Law School Case Brief
Klein v. Or. Bureau of Labor & Indus. - 289 Or. App. 507, 410 P.3d 1051 (2017)
The phrase "on account of" in Or. Rev. Stat. § 659A.403 is unambiguous: In ordinary usage, it is synonymous with "by reason of" or "because of." And it has long been understood to carry that meaning in the context of antidiscrimination statutes. Thus, by its plain terms, the statute requires only that the denial of full and equal accommodations be causally connected to the protected characteristic or status.
Melissa and Aaron Klein, the owners of a bakery doing business as Sweetcakes by Melissa (Sweetcakes), seek judicial review of a final order of the Bureau of Labor and Industries (BOLI) finding that the Kleins' refusal to provide a wedding cake to the complainants, a same-sex couple, violated Or. Rev. Stat. § 659A.403, which prohibits a place of public accommodation from denying "full and equal" service to a person "on account of ... sexual orientation." The order further concluded that the Kleins violated another of Oregon's public accommodations laws, Or. Rev. Stat. § 659A.409, by communicating an intention to unlawfully discriminate in the future. BOLI's order awarded damages to the complainants for their emotional and mental suffering from the denial of service and enjoined the Kleins from further violating the two Oregon statutes.
In their petition for judicial review, the Kleins argue that BOLI erroneously concluded that their refusal to supply a cake for a same-sex wedding was a denial of service "on account of" sexual orientation within the meaning of Or. Rev. Stat. § 659A.403; alternatively, they argue that the application of that statute in this circumstance violates their constitutional rights to free expression and to the free exercise of their religious beliefs. The Kleins also argue that they were denied due process of law because BOLI's commissioner did not recuse himself in this case after making public comments about it, that the damages award is not supported by substantial evidence or substantial reason, and that BOLI erroneously treated the Kleins' public statements about this litigation as conveying an intention to violate public accommodation laws in the future.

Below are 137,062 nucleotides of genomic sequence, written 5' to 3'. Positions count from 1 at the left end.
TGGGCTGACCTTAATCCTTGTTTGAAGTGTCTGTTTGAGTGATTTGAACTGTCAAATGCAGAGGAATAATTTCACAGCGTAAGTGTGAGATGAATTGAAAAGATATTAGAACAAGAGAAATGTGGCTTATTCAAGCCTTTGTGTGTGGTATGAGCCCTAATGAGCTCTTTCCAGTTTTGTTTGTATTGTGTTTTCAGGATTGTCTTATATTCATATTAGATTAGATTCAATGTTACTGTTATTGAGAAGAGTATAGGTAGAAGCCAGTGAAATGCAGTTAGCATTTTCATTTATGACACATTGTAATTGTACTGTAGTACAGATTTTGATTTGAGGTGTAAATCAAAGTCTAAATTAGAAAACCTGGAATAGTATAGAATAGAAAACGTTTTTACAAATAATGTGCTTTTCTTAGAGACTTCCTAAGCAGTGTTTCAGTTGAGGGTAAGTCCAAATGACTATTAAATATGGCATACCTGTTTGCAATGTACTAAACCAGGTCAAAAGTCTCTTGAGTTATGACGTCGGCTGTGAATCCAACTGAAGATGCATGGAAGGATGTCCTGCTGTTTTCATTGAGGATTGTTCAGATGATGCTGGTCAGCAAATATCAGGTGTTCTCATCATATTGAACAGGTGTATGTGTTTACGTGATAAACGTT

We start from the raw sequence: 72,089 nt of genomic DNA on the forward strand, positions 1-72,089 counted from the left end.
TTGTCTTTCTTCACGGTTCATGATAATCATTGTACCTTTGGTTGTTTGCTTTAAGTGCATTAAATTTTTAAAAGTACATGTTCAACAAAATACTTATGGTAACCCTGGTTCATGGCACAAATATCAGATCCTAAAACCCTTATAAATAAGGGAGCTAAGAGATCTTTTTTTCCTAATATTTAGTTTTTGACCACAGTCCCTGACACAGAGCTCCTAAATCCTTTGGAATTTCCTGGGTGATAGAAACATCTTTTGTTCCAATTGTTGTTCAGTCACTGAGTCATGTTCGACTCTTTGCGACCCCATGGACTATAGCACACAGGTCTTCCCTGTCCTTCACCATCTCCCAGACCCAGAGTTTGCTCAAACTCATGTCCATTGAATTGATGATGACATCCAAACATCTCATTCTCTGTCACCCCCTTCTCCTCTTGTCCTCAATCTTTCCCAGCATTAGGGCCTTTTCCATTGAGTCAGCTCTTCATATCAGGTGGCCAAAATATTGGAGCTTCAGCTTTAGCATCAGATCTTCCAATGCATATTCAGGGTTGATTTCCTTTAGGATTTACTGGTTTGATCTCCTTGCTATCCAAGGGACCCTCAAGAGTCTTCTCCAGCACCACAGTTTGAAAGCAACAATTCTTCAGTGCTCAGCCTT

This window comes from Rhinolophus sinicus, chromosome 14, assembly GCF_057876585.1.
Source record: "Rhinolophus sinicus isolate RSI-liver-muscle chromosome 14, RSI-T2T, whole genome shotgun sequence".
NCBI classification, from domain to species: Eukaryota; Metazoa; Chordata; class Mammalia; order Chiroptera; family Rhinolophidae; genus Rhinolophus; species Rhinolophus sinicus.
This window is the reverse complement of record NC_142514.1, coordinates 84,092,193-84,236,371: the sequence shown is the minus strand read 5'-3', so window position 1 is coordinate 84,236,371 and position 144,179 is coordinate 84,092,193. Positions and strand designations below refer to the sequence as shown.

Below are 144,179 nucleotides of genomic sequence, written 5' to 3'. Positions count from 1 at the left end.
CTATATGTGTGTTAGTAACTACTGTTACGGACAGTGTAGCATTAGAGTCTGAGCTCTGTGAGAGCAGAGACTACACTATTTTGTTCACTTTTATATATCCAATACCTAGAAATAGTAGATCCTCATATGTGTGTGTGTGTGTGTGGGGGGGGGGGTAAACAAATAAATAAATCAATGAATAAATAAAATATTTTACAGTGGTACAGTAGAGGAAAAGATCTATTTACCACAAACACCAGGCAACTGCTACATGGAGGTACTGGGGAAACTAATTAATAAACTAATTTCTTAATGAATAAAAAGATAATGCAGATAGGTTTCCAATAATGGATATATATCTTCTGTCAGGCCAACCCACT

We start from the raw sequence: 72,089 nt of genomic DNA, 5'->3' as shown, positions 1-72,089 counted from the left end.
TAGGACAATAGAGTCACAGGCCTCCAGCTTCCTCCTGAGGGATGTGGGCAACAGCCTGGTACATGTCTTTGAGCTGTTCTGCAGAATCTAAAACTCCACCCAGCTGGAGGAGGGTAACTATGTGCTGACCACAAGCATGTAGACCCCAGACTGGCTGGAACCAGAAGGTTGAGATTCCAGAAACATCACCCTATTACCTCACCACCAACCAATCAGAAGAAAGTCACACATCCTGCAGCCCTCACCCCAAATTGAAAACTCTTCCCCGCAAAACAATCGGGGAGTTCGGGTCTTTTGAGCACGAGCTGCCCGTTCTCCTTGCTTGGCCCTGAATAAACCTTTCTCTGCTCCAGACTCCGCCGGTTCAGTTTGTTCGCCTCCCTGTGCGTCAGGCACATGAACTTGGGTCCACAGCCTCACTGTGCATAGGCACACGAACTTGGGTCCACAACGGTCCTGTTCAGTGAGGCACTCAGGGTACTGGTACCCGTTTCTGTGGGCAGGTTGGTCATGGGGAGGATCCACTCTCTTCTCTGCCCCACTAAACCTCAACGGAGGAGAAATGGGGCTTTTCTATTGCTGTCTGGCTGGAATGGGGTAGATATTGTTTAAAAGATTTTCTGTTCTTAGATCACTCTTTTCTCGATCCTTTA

Was the denial of service by the cake bakery "on account of" the complainants' sexual orientation for purposes of the Oregon statute?
The court rejected the Kleins' construction of Or. Rev. Stat. § 659A.403 and concluded that their denial of service was "on account of" the complainants' sexual orientation for purposes of that statute. As for their constitutional arguments, the court concluded that the final order did not impermissibly burden the Kleins' right to free expression under the First Amendment to the United States Constitution. The court concluded, under Employment Division, Oregon Department of Human Resources v. Smith, 494 U.S. 872, 110 S Ct 1595, 108 L Ed 2d 876 (1990), the final order does not impermissibly burden the Kleins' right to the free exercise of their religion because it simply requires their compliance with a neutral law of general applicability, and the Kleins have made no showing that the state targeted them for enforcement because of their religious beliefs. For substantially the same reasons for which the court rejected their federal constitutional arguments, the court rejects the Kleins' arguments under the Oregon Constitution.
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